How often do we hear about people who do not want things happening near where they live? Well our I.M.B.Y. project is the opposite. It is all about members of our group who want to take responsibility for areas where they live. It could be pulling a few weeds or collecting rubbish at one of our Bushland Reserves. It could be whilst taking the dog for a walk or just a spare half an hour here or there. It is no big deal to do a little bit extra. In fact this is how we got started on the Natural Features Bushland Reserve. Kirsten was walking her dog through this area and upon seeing all the weeds and the rubbish she approached Connecting Country to ask who looks after it? Well the answer appeared to be no one, so Barkers Creek Landcare & Wildlife group took over this project … what a massive (35.5 hectares) I.M.B.Y.
The I.M.B.Y. approach is particularly helpful when we may not have an organized working bee at that spot for a few months. For example: pulling Broom is much easier when it’s only foot tall rather than 4 foot tall. The Walmer Bushland Reserve is a perfect example where a little bit of maintenance is enough to keep it neat and tidy.
Walmer Bushland Reserve
This little Reserve at the corner of White Gum and Hillview Roads is the site of the very first Working Bee of the Barkers Creek Landcare & Wildlife Group. In 1996 when the group began this area was full of rubbish, including car bodies. Back then, and even still today, the Bush was often seen as a dumping ground.
Little Habitat Heroes
Mount Alexander is definitely in our back yard, in fact quite a lot of our members have views of the Mount from their properties. So when the Castlemaine Mothers Group and Connecting Country came up with the idea Little habitat Heroes as a way of investing in their children’s future , we were happy to help out. The goal was to re-vegetate the Old Silkworm farm up on Mount Alexander with indigenous Sheoak, Banksia and understory plants. The first step was for our Barkers Creek B-Team to weed spray 900 x 1m diameter spots and put in a stake. On 17 June about 200 people turned up and put all the plants in the ground including stakes and guards. It was a fantastic sight to see – stacks of kids with their mums, dads, grandparents and quite a few members of our local landcare groups.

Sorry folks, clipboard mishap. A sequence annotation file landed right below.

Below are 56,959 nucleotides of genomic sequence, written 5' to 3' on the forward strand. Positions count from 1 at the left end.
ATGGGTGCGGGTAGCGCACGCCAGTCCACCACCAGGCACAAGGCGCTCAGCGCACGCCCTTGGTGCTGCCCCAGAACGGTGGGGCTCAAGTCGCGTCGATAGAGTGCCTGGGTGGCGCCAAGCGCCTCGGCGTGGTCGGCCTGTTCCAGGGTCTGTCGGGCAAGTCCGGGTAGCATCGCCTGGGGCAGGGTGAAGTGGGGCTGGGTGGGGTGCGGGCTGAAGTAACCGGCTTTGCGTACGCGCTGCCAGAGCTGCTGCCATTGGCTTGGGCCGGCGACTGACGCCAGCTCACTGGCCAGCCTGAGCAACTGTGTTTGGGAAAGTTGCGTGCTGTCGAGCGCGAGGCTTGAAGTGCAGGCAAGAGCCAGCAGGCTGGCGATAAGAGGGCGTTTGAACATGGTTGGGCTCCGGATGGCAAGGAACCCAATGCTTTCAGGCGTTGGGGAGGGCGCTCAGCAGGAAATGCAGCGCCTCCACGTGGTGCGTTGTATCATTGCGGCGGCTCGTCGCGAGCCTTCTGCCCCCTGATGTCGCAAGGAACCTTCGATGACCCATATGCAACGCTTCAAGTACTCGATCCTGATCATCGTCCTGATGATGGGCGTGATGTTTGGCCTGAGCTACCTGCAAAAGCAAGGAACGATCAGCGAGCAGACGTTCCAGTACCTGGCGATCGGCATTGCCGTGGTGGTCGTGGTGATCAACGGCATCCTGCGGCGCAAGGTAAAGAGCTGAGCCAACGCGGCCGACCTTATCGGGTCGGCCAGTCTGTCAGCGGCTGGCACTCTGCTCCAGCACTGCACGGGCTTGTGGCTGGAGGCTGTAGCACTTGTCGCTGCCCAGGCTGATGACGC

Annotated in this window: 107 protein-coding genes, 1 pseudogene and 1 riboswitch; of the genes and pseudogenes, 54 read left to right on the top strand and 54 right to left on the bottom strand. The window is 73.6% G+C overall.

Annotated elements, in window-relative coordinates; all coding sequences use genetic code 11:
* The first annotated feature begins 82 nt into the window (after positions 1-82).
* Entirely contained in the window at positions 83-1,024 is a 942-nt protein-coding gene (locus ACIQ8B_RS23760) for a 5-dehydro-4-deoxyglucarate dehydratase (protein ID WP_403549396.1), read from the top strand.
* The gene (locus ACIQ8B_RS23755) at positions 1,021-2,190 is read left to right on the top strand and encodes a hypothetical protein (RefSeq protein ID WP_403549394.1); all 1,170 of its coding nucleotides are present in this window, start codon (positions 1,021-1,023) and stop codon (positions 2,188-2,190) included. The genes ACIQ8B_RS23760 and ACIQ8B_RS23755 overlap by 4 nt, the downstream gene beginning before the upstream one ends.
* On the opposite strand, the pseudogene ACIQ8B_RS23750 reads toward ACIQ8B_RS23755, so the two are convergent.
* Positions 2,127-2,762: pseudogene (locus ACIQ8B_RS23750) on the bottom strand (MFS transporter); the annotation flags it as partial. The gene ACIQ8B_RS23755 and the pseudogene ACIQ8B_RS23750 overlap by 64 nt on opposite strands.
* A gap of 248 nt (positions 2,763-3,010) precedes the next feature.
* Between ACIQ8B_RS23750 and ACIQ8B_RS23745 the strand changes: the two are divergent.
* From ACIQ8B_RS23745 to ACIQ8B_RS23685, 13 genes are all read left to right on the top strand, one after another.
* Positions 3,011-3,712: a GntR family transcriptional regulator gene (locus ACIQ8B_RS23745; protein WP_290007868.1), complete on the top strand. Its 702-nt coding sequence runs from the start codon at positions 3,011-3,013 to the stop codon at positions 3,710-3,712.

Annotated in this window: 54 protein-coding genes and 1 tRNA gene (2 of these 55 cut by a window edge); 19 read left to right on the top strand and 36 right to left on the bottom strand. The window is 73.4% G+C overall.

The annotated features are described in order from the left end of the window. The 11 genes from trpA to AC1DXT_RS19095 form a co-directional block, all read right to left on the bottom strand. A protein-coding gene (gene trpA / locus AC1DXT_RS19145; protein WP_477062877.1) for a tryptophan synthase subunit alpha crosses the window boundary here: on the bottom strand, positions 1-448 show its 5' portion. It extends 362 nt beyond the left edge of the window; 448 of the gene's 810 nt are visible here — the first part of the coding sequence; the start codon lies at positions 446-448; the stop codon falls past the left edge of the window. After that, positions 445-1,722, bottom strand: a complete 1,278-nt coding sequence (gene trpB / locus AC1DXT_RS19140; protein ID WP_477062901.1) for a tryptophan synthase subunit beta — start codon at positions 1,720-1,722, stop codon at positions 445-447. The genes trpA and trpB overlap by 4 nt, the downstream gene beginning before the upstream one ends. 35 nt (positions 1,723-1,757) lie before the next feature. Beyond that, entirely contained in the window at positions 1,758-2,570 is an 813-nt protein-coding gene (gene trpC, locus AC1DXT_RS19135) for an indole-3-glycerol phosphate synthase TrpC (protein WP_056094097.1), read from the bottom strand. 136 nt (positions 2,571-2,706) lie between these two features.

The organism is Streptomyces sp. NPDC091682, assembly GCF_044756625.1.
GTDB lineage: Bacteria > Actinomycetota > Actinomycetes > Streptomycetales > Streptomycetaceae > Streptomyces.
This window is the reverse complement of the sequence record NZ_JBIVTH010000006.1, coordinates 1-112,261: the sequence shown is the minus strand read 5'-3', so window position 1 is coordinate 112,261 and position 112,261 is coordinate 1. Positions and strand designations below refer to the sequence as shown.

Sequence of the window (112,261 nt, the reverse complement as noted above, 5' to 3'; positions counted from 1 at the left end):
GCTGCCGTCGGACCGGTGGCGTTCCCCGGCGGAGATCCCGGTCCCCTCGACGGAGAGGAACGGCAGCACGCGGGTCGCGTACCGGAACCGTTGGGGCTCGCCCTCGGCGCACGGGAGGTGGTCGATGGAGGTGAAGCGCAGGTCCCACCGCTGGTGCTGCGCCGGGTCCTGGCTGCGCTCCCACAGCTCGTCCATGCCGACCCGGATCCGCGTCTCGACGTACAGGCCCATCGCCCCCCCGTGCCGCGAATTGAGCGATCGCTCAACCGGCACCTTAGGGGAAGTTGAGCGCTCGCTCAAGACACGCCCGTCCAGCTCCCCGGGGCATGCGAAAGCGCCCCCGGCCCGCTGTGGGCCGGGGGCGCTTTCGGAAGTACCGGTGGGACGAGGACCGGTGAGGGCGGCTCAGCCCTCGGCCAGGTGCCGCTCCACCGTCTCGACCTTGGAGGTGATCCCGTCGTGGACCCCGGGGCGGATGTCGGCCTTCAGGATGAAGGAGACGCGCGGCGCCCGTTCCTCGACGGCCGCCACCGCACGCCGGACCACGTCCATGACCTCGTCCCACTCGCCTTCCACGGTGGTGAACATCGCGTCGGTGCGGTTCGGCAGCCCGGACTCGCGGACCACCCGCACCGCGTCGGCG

Helping Kirsten plant out her block.
This is literally Kirsten’s backyard. Actually, when Kirsten (our lovely Secretary) bought her house she also bought a block next door with the goal to create a lovely area for recreation surrounded by indigenous plantings. Once again, a bunch of friends and some of our members turned up one Saturday and put several hundred planets in the ground for her… and look at it now.
Nico & Tony’s Gully of Rubbish
Nico is a wonderful gardener (and is now propagating her own vegetable seedlings for sale, if you are interested) so, together with her partner Tony, decided that they would build a massive ‘no dig garden’ to supply all of their vegetable needs. However, once they started to prepare their backyard they discovered more and more rubbish. Not to labour the point, but have I mentioned the amount of rubbish dumped in Barkers Creek? Anyway, I digress, what they discovered was that a gully that previously ran through their backyard had been totally filled with all sorts of waste. So, they organised a working bee with friends and members of our local landcare group. One was not enough, so on at least three occasions this group gathered to remove all the rubbish and put all the dirt back.
This really was an example of helping out in someone’s backyard.